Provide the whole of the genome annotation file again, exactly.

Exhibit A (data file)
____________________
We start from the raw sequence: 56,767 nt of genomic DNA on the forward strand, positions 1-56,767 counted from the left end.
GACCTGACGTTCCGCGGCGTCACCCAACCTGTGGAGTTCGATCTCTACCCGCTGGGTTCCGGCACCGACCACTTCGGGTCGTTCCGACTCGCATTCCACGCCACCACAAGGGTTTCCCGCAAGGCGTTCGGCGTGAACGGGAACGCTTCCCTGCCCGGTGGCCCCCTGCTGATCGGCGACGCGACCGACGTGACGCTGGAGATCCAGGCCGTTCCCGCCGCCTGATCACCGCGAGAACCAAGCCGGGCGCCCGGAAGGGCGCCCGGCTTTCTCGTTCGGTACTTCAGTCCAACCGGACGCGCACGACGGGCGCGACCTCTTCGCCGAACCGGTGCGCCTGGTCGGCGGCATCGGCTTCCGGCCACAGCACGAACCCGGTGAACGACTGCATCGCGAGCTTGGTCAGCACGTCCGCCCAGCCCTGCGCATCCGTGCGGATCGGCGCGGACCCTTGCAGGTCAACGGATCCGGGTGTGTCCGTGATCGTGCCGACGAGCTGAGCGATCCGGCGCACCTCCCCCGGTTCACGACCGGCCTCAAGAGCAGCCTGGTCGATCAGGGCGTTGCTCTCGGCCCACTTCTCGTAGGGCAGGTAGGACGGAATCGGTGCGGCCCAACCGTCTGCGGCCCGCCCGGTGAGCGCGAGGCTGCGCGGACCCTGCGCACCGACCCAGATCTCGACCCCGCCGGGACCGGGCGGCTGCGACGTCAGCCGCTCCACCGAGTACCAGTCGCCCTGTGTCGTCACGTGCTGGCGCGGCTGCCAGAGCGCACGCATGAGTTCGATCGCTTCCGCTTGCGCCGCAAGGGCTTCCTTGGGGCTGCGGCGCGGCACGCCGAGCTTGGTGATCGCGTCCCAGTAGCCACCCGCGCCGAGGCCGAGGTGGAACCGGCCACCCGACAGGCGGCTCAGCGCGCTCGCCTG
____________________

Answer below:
We start from the raw sequence: 56,767 nt of genomic DNA on the forward strand, positions 1-56,767 counted from the left end.
GACCTGACGTTCCGCGGCGTCACCCAACCTGTGGAGTTCGATCTCTACCCGCTGGGTTCCGGCACCGACCACTTCGGGTCGTTCCGACTCGCATTCCACGCCACCACAAGGGTTTCCCGCAAGGCGTTCGGCGTGAACGGGAACGCTTCCCTGCCCGGTGGCCCCCTGCTGATCGGCGACGCGACCGACGTGACGCTGGAGATCCAGGCCGTTCCCGCCGCCTGATCACCGCGAGAACCAAGCCGGGCGCCCGGAAGGGCGCCCGGCTTTCTCGTTCGGTACTTCAGTCCAACCGGACGCGCACGACGGGCGCGACCTCTTCGCCGAACCGGTGCGCCTGGTCGGCGGCATCGGCTTCCGGCCACAGCACGAACCCGGTGAACGACTGCATCGCGAGCTTGGTCAGCACGTCCGCCCAGCCCTGCGCATCCGTGCGGATCGGCGCGGACCCTTGCAGGTCAACGGATCCGGGTGTGTCCGTGATCGTGCCGACGAGCTGAGCGATCCGGCGCACCTCCCCCGGTTCACGACCGGCCTCAAGAGCAGCCTGGTCGATCAGGGCGTTGCTCTCGGCCCACTTCTCGTAGGGCAGGTAGGACGGAATCGGTGCGGCCCAACCGTCTGCGGCCCGCCCGGTGAGCGCGAGGCTGCGCGGACCCTGCGCACCGACCCAGATCTCGACCCCGCCGGGACCGGGCGGCTGCGACGTCAGCCGCTCCACCGAGTACCAGTCGCCCTGTGTCGTCACGTGCTGGCGCGGCTGCCAGAGCGCACGCATGAGTTCGATCGCTTCCGCTTGCGCCGCAAGGGCTTCCTTGGGGCTGCGGCGCGGCACGCCGAGCTTGGTGATCGCGTCCCAGTAGCCACCCGCGCCGAGGCCGAGGTGGAACCGGCCACCCGACAGGCGGCTCAGCGCGCTCGCCTG